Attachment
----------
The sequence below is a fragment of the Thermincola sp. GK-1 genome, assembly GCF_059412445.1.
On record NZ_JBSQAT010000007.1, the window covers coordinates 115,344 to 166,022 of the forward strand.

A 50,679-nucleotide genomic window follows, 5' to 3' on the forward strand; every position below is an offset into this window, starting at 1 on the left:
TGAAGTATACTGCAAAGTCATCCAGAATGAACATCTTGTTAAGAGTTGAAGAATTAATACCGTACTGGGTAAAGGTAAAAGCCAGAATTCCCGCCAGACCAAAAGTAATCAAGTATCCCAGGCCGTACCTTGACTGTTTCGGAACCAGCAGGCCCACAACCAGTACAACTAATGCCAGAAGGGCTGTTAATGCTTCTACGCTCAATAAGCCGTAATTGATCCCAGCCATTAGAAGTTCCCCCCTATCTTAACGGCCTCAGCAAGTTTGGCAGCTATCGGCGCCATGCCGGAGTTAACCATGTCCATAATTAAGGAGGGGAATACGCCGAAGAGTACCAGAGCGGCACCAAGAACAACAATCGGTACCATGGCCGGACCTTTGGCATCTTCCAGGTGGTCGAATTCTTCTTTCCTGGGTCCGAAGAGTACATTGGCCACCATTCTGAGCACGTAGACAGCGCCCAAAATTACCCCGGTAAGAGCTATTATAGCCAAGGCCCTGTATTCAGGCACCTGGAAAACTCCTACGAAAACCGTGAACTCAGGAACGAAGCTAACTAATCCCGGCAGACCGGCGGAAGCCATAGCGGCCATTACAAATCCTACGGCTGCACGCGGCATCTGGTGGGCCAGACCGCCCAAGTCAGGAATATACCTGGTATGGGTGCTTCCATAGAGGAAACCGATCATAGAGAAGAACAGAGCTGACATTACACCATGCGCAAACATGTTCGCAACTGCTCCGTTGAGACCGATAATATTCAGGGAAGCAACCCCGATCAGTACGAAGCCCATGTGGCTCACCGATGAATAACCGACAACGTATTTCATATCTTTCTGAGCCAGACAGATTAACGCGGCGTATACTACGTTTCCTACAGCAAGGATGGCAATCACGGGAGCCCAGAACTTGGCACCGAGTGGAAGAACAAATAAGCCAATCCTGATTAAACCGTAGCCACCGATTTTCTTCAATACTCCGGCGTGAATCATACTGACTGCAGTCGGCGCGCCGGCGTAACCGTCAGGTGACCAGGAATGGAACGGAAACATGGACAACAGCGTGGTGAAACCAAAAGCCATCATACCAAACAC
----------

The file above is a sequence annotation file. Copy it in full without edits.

The sequence below is a fragment of the Thermincola sp. GK-1 genome, assembly GCF_059412445.1.
On record NZ_JBSQAT010000007.1, the window covers coordinates 115,344 to 166,022 of the forward strand.

A 50,679-nucleotide genomic window follows, 5' to 3' on the forward strand; every position below is an offset into this window, starting at 1 on the left:
TGAAGTATACTGCAAAGTCATCCAGAATGAACATCTTGTTAAGAGTTGAAGAATTAATACCGTACTGGGTAAAGGTAAAAGCCAGAATTCCCGCCAGACCAAAAGTAATCAAGTATCCCAGGCCGTACCTTGACTGTTTCGGAACCAGCAGGCCCACAACCAGTACAACTAATGCCAGAAGGGCTGTTAATGCTTCTACGCTCAATAAGCCGTAATTGATCCCAGCCATTAGAAGTTCCCCCCTATCTTAACGGCCTCAGCAAGTTTGGCAGCTATCGGCGCCATGCCGGAGTTAACCATGTCCATAATTAAGGAGGGGAATACGCCGAAGAGTACCAGAGCGGCACCAAGAACAACAATCGGTACCATGGCCGGACCTTTGGCATCTTCCAGGTGGTCGAATTCTTCTTTCCTGGGTCCGAAGAGTACATTGGCCACCATTCTGAGCACGTAGACAGCGCCCAAAATTACCCCGGTAAGAGCTATTATAGCCAAGGCCCTGTATTCAGGCACCTGGAAAACTCCTACGAAAACCGTGAACTCAGGAACGAAGCTAACTAATCCCGGCAGACCGGCGGAAGCCATAGCGGCCATTACAAATCCTACGGCTGCACGCGGCATCTGGTGGGCCAGACCGCCCAAGTCAGGAATATACCTGGTATGGGTGCTTCCATAGAGGAAACCGATCATAGAGAAGAACAGAGCTGACATTACACCATGCGCAAACATGTTCGCAACTGCTCCGTTGAGACCGATAATATTCAGGGAAGCAACCCCGATCAGTACGAAGCCCATGTGGCTCACCGATGAATAACCGACAACGTATTTCATATCTTTCTGAGCCAGACAGATTAACGCGGCGTATACTACGTTTCCTACAGCAAGGATGGCAATCACGGGAGCCCAGAACTTGGCACCGAGTGGAAGAACAAATAAGCCAATCCTGATTAAACCGTAGCCACCGATTTTCTTCAATACTCCGGCGTGAATCATACTGACTGCAGTCGGCGCGCCGGCGTAACCGTCAGGTGACCAGGAATGGAACGGAAACATGGACAACAGCGTGGTGAAACCAAAAGCCATCATACCAAACAC